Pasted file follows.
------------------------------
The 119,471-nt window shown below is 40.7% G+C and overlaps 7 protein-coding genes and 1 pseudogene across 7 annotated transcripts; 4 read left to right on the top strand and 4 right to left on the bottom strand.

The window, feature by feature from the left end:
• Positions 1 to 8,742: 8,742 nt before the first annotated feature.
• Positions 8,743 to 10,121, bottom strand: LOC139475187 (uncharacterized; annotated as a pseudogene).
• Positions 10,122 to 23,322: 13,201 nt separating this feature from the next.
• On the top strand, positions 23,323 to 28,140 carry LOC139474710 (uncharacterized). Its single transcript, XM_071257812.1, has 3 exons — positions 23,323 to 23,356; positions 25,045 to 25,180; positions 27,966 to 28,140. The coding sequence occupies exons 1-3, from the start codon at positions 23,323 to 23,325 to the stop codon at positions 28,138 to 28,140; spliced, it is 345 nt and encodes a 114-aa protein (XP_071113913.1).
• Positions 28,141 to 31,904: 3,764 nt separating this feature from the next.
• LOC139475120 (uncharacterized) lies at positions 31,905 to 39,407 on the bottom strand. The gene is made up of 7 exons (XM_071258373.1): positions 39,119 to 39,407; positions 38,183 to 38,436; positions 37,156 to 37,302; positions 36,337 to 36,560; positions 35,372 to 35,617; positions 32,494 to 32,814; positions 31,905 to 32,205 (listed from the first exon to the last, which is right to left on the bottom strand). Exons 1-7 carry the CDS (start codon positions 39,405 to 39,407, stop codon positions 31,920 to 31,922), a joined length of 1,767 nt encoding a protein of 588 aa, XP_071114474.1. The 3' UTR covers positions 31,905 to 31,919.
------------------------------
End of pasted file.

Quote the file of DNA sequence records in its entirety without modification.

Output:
The 119,471-nt window shown below is 40.7% G+C and overlaps 7 protein-coding genes and 1 pseudogene across 7 annotated transcripts; 4 read left to right on the top strand and 4 right to left on the bottom strand.

The window, feature by feature from the left end:
• Positions 1 to 8,742: 8,742 nt before the first annotated feature.
• Positions 8,743 to 10,121, bottom strand: LOC139475187 (uncharacterized; annotated as a pseudogene).
• Positions 10,122 to 23,322: 13,201 nt separating this feature from the next.
• On the top strand, positions 23,323 to 28,140 carry LOC139474710 (uncharacterized). Its single transcript, XM_071257812.1, has 3 exons — positions 23,323 to 23,356; positions 25,045 to 25,180; positions 27,966 to 28,140. The coding sequence occupies exons 1-3, from the start codon at positions 23,323 to 23,325 to the stop codon at positions 28,138 to 28,140; spliced, it is 345 nt and encodes a 114-aa protein (XP_071113913.1).
• Positions 28,141 to 31,904: 3,764 nt separating this feature from the next.
• LOC139475120 (uncharacterized) lies at positions 31,905 to 39,407 on the bottom strand. The gene is made up of 7 exons (XM_071258373.1): positions 39,119 to 39,407; positions 38,183 to 38,436; positions 37,156 to 37,302; positions 36,337 to 36,560; positions 35,372 to 35,617; positions 32,494 to 32,814; positions 31,905 to 32,205 (listed from the first exon to the last, which is right to left on the bottom strand). Exons 1-7 carry the CDS (start codon positions 39,405 to 39,407, stop codon positions 31,920 to 31,922), a joined length of 1,767 nt encoding a protein of 588 aa, XP_071114474.1. The 3' UTR covers positions 31,905 to 31,919.